Children with these types of disorder tend not to do as well in specific subjects. Some also have basic learning difficulties. Often, they show no or little interest in reading and writing, and schoolwork related to reading and writing is stressful for them. They often feel overwhelmed. This can result in them being frightened of school, refusing to go or complaining of stomach ache or headache in the morning. These problems usually go away during vacation time.

The situation can be stressful for the whole family. Often, the parents are worried about their child’s future. They spend a lot of time – and sometimes money – supporting the child.

Reading, writing and math disorders can have a negative impact on how the child does at school and later on their career. These problems make it harder to obtain a school-leaving qualification that reflects their talents and embark on their chosen career path.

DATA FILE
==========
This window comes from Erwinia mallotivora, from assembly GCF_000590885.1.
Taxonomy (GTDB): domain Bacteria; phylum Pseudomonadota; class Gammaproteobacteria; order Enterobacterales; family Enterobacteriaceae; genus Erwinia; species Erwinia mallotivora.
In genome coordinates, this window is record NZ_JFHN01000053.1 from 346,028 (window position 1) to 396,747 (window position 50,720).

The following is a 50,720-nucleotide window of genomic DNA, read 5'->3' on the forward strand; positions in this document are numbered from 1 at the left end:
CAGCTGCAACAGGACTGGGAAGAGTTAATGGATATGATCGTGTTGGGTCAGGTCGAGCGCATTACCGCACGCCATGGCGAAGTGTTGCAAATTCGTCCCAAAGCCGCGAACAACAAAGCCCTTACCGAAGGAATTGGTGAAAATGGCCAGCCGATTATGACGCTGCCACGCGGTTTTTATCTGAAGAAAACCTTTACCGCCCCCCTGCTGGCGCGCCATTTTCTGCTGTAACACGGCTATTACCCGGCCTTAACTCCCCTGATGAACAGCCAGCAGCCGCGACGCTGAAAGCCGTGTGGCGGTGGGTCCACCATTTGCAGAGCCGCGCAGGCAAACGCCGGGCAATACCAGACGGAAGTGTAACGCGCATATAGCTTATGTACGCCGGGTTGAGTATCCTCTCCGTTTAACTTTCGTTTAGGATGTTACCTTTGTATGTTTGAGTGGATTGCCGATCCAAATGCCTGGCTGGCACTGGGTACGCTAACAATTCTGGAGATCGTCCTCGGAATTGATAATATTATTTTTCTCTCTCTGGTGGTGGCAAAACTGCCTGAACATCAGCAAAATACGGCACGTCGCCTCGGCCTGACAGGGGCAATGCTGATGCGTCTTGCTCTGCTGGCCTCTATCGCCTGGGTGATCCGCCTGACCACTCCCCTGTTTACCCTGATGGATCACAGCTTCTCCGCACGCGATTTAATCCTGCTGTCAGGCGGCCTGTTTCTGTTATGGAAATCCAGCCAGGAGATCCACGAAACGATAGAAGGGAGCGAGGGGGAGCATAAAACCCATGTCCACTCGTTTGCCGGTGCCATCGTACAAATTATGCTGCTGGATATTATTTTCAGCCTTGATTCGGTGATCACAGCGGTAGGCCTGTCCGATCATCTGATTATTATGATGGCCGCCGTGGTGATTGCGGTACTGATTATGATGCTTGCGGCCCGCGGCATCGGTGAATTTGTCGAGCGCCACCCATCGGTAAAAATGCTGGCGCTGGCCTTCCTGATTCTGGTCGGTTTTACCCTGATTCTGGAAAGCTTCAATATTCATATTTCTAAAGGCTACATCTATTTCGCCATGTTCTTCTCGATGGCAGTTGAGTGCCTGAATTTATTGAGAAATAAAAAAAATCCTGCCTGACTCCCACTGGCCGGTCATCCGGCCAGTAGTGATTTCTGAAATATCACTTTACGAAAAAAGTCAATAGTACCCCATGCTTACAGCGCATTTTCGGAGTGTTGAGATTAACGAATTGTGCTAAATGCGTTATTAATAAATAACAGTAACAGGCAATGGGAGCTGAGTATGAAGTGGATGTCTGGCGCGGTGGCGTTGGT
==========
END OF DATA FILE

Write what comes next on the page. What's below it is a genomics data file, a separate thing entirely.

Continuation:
Children and teenagers who have learning difficulties often have other problems, such as behavior issues.

How are learning disorders diagnosed?

If you notice problems, it makes sense to seek the advice of your child’s teachers first and perhaps consult the school psychologist service too. Special psychiatrists for children and teenagers, or pediatricians who have additional training in social pediatrics and child psychology can help determine whether your child does actually have a developmental disorder. The examinations required for can be done at a doctor’s practice or a center for social pediatrics.